She glanced at her right hand, poised with the bow, about to create beauty, and not for the first time wondered how it could so easily adapt, with equal skill, to butcher with a blade.
When the concert ended, the orchestra rose and departed the stage to the sound of lingering acclaim. Soon after she arrived at the artists' dressing room backstage, there was a knock on the door.
"Delivery for Fraulein Monroe."
When she opened the door, the young man on the other side presented her with a bouquet of red roses. The attached card read simply, You were wonderful. It wasn't the first time she'd gotten flowers from her secret admirer, and she had her suspicions about who'd sent them. But she knew her gruff boss would never admit to any such show of sentimentality.
Cassady retrieved her coat, purse, and case and headed out, declining invitations from some of the other musicians for a late dinner or drinks. The orchestra was a generally social group, especially when on tour, but she always avoided situations where questions might arise about her background, her family, or her life outside the stage. Though she had practiced answers to any such inquiries, she was by nature a reclusive individual, preferring her own company. And nighttime was her favorite time to prowl alone, curiously scoping out unfamiliar territory.
Now and then she would satisfy earthier needs by picking up a stranger for an evening of fun. No matter the city, her looks attracted women both gay and straight, and she never had a problem arranging such an encounter. But those primal desires were quiet tonight, and the idea never even entered her mind.
She'd return to the hotel only long enough to change from her formal black dress and heels into jeans, sneakers, a V-neck sweater and leather jacket. Temperatures were in the forties, but she didn't mind the cold the way most people did. Winter's chill invigorated her and drove others indoors and off the streets, and that was fine with her.
The audience had dispersed by the time she was ready to depart the Konzerthaus. She was alone in a hallway leading from backstage to one of the exits when her cell phone rang. She checked the caller ID and frowned. "Lynx 121668," she answered. "Can it wait a day? I have one more performance tomorrow."
"Family emergency. Not an option," the familiar voice on the other end said. "Your return flight is tonight at twenty-three hundred." The line went dead.
Damn it. Cassady hated that she couldn't finish the tour. Performing in a concert hall, regardless of the country, always gave her a sense of fulfillment and belonging. She was good-hell, she was a great violinist. And being able to share her talent with people just as appreciative and passionate about music gave her a high that so far nothing could compare to.
Passion was something she brought to everything she enjoyed. And it was for that reason that her irritation over being summoned home didn't last long.
As much as she wanted to show a broad audience how talented Cassady Monroe was with a violin, she also longed to prove to the few who knew her best what she was capable of as Lynx. It was a code name that fit, for she had much in common with her feline namesake: solitary, curious, and agile. An exceptional tracker and patient hunter.
The Elite Operatives Organization had always treated her well and had given her the opportunity to pursue a future and dream that apparently her biological family never cared to.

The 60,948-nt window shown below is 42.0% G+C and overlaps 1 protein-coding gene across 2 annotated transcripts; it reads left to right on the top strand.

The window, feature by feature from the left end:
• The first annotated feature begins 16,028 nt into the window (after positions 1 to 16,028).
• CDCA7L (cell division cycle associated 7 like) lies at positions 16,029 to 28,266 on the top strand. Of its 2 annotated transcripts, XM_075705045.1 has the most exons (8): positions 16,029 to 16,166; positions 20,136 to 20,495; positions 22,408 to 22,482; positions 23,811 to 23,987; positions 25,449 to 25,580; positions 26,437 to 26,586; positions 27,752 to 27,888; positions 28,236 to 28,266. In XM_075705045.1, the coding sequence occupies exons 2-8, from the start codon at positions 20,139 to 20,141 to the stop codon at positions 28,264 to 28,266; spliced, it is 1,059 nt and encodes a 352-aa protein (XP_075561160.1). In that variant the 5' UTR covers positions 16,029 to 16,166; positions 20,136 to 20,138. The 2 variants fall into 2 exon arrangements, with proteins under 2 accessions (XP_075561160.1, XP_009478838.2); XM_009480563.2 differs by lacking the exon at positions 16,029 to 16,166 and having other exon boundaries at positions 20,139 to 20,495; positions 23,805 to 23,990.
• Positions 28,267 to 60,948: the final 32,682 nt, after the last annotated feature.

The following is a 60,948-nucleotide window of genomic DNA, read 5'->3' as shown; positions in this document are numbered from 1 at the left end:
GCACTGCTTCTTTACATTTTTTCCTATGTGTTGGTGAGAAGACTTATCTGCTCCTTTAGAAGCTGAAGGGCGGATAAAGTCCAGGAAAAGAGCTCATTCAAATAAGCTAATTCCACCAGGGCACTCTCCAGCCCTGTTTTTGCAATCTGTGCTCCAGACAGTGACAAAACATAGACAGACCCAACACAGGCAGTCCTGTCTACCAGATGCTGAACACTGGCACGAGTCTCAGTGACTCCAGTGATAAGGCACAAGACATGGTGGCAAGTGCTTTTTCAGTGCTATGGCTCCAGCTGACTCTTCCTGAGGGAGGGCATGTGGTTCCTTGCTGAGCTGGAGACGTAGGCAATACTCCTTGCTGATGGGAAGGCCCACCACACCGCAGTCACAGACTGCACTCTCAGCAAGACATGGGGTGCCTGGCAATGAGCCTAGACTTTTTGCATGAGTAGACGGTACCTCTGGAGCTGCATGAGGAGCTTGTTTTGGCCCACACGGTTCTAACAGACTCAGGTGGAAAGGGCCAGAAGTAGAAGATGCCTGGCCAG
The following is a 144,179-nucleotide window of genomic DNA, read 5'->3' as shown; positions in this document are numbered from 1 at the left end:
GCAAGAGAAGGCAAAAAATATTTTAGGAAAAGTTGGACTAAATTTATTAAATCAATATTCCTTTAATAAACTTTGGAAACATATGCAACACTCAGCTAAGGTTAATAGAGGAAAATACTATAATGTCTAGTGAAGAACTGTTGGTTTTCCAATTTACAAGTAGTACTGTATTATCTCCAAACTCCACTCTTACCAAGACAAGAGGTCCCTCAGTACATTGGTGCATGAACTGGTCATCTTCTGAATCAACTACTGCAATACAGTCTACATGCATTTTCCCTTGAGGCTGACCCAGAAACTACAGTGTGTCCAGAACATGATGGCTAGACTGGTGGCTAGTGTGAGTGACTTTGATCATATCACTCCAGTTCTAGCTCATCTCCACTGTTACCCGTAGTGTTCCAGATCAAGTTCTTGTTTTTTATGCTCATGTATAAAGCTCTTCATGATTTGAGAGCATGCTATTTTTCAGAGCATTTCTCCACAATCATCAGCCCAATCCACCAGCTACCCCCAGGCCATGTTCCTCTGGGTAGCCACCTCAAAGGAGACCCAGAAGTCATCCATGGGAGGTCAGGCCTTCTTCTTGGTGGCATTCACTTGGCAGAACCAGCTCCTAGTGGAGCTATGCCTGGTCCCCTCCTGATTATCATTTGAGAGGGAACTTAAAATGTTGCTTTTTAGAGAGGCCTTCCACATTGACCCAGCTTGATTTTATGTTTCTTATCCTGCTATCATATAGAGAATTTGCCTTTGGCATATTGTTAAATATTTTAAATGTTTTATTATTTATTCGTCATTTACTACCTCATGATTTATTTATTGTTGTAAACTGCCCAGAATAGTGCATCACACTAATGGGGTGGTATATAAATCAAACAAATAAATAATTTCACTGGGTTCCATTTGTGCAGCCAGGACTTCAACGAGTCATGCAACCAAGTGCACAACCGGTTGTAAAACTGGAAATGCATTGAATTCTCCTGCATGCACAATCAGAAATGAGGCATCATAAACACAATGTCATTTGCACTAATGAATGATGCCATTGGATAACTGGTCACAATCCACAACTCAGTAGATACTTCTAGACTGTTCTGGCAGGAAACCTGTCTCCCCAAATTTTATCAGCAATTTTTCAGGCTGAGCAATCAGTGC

Sacrifices came with the life that had been chosen for her, and she knew that some operatives had a hard time giving up a normal life for the sake of the institution. But so far, life had treated her generously and she was willing to give her best to show her appreciation.
What do you have planned for me this time? So far, she had only done some minor jobs, and assisted on big ones. She still had a lot to prove to her teachers and to the EOO in general. But she knew without a doubt, just as she had when she picked up a knife for the first time, that she would hit her target.
Perhaps this call was her big break-the important solo assignment that would give her the chance to show them how capable and ready she was.
Sonoran Desert, Arizona
Eleven days earlier
"Did you hear that?" Judy Ellroy glared at her boyfriend Doug. Their portable radio had just interrupted the weekly top forty playlist with a special weather bulletin warning of an approaching storm with gale-force winds. The teenagers and two friends had been hiking for more than an hour. Their jeep was miles behind them and the sky was already darkening. It was Doug who'd talked them into this isolated camping adventure amidst Saguaro cactus and tumbleweed, extolling the awesome sunsets and brilliant night sky.
"We all heard it," Doug replied evenly. They made a handsome couple, he the Cougars' fair-haired football star and she the school's prettiest cheerleader, with long, dark hair. But it wasn't worth this kind of grief. He vowed then and there to dump her when they got back, preferably by texting her. "This time it wasn't just the voices in your head."
"Bite me. I told you this was a bad idea." She took off one of her sneakers to empty it of sand. "We could've so been sitting poolside in Vegas right now, but no, you had to-"
"Christ, do you think you can stop bitching for at least three minutes?"
"We should look for a place to take cover." Tom, the team's redheaded quarterback, protectively put his arm around his girlfriend Mary. "These things usually blow over pretty fast."
"Where, genius?" Judy shouted at him. "In case you hadn't noticed, we're in the middle of nowhere. We need to turn back."
"I'm with you, Judy," Mary agreed. Cheerleaders always stuck together. "The wind's already started to pick up."
"Too late. Look." Doug pointed west. Not more than a mile away, the sand had already started to spin into one of the desert's infamous "dirt devils"-mini tornados that blocked the sun and drove sand and dust into eyes, ears, and mouths. "Holy fuck, it's coming our way."